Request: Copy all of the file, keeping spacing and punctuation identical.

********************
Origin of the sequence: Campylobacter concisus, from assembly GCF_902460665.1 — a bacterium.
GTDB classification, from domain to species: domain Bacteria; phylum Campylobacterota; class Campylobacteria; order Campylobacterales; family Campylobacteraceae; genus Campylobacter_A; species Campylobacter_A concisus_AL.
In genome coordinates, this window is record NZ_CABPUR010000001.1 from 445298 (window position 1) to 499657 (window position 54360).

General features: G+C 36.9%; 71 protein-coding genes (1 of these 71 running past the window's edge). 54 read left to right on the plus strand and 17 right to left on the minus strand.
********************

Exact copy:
Origin of the sequence: Campylobacter concisus, from assembly GCF_902460665.1 — a bacterium.
GTDB classification, from domain to species: domain Bacteria; phylum Campylobacterota; class Campylobacteria; order Campylobacterales; family Campylobacteraceae; genus Campylobacter_A; species Campylobacter_A concisus_AL.
In genome coordinates, this window is record NZ_CABPUR010000001.1 from 445298 (window position 1) to 499657 (window position 54360).

General features: G+C 36.9%; 71 protein-coding genes (1 of these 71 running past the window's edge). 54 read left to right on the plus strand and 17 right to left on the minus strand.